Black History Month continues with Taste of Caribbean and The Dating Game.
Ralph “Rick” Sinkfield, president of the San Antonio Chapter–Tuskegee Airmen, said the main reasons the U.S. Army Air Corps recruited the Tuskegee airmen in 1941 were the inequalities African-Americans faced and the need for more pilots in World War II.
Sinkfield and five other war veterans spoke about experiences and challenges of military service on a panel at the opening ceremony of Black History Month Feb. 6 in the nursing complex.
Yvonne Campbell, research specialist in the creative multimedia department and member of the Black History Month Committee, introduced the theme of this year’s observation, African-Americans in Times of War. Campbell was the facilitator for the panel.
Other panelists were James Bynum, 97-year-old World War II veteran and original member of the Tuskegee Airmen in 1941; Billy Gordon, president of the Bexar County Buffalo Soldiers; Turner McGarity, Vietnam War veteran; Lt. Col. Ethel Singleton, retired from the U.S. Air Force; and Tracey Yeomans, retired U.S. Army major and member of Women Veterans of San Antonio.
The Tuskegee airmen were the first group of African-American pilots to fight in World War II.
“There was a big fight over segregation in the U.S., and it was a big struggle to become part of the American culture,” he said. “We got a lot of black press that really got into the political nature of the country, letting them know the inequalities that were happening of the time.”
Congress passed laws, including the Draft and the Civilian Pilot Training Program, to create the Tuskegee airmen.
Sinkfield said the Civilian Pilot Training Program of 1938 was passed to flight-train civilians and prepare them if needed as military pilots.
“We had to have somebody interested in training black pilots,” he said.
Sinkfield said part of that law was to have one historically black college to train the pilots. The pilots were trained at the Tuskegee Army Air Field and went to college at Tuskegee University in Tuskegee, Ala.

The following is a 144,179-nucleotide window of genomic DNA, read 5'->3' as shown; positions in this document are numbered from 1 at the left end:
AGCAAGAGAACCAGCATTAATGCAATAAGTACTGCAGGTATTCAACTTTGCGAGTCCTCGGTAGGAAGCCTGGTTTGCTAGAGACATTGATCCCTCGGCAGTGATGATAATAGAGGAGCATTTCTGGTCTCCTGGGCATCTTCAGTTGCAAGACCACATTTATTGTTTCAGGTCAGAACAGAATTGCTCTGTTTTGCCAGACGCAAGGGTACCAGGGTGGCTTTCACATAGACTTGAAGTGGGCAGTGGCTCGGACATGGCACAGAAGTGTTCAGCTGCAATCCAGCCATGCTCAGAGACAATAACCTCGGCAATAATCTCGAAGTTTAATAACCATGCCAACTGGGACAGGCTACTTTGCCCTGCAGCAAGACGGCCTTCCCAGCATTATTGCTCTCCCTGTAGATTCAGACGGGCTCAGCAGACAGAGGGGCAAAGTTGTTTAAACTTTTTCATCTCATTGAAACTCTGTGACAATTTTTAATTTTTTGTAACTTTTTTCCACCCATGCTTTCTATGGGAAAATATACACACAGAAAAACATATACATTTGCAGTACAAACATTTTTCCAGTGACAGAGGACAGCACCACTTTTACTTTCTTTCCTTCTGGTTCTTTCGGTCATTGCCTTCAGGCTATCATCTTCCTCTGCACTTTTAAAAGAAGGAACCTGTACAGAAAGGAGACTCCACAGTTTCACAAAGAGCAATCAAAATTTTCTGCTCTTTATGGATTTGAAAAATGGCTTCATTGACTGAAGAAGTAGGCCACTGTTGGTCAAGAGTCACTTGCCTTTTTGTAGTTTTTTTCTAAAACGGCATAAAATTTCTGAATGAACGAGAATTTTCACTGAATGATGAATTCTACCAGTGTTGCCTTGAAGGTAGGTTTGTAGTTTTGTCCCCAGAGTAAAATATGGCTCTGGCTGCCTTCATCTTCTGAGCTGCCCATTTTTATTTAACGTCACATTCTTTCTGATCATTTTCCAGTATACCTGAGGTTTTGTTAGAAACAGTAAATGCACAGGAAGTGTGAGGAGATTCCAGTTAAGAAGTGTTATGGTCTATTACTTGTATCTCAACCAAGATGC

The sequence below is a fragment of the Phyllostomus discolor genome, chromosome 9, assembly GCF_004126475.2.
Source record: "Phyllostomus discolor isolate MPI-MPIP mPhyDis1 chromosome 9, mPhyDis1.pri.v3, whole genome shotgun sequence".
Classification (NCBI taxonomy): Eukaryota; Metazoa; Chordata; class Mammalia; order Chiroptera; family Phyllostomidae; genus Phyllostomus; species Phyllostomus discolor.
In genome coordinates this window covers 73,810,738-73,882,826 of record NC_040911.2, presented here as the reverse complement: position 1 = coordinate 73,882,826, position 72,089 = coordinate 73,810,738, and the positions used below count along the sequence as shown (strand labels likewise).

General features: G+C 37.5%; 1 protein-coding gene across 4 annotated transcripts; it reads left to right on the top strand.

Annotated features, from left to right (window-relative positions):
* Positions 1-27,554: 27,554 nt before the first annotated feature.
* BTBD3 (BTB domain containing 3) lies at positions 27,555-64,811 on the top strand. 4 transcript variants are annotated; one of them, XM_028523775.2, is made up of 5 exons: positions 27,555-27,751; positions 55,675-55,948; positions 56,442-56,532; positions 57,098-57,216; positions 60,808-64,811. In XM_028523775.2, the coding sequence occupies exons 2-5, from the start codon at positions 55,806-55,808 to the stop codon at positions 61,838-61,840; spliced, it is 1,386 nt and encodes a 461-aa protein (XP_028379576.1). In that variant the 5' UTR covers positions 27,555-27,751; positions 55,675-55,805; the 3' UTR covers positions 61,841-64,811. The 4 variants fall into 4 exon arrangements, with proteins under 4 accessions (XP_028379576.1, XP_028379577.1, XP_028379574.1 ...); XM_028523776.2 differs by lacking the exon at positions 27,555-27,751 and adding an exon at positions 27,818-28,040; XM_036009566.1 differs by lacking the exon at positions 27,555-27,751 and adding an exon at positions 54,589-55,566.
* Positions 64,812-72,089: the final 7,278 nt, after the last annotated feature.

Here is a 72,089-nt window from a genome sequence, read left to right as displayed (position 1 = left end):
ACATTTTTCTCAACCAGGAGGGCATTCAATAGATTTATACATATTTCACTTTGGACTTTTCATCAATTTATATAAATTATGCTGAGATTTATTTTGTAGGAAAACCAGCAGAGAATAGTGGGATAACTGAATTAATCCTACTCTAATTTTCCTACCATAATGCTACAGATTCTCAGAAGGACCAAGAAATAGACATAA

Sinkfield said white instructor pilots, female nurses and support staff were at Tuskegee to help and train nearly 1,000 pilots.
Singleton said she wanted to join the Air Force because in 1982-83 there was a mini-depression, and it was hard to find a job.
She said her husband was a commissioned officer, which made it harder to find a long-term occupation despite having a master’s degree in sociology.
“They would say automatically ‘Oh your husband is in the military so you’re not going to be here long,’ so they denied to employ me,” Singleton said.
Singleton said she wasn’t happy because she was a woman and had a degree but was being penalized because her husband was in the military. Two years later, she joined and served 20 years in the Air Force.
Yeomans, who served 22 years, said the Women Veterans of San Antonio is a nonprofit organization started in 2013.
The group has 648 female veterans and has no physical location but meets at coffee shops, wine-tastings and events such as 5K runs. The group socializes, networks and donates to homeless female veterans.
“When you hear the word veterans, a lot of the time in society we think of our male veterans,” Yeoman said. “They don’t necessarily think of women veterans, so this group brings women veterans together from all branches.”
Yeomans said the group gives back to the community by volunteering at Veterans Stand Down, which happens every year before Veterans Day.
Veterans Stand Down provides medical services, hot food, clothing and haircuts for homeless veterans.
This year’s Veterans Stand Down will be 10 a.m. Nov. 9 at 611 N. Flores St.
The Women Veterans of San Antonio donates socks, lanyards, gloves, first aid kits, bras, underwear and hygiene products.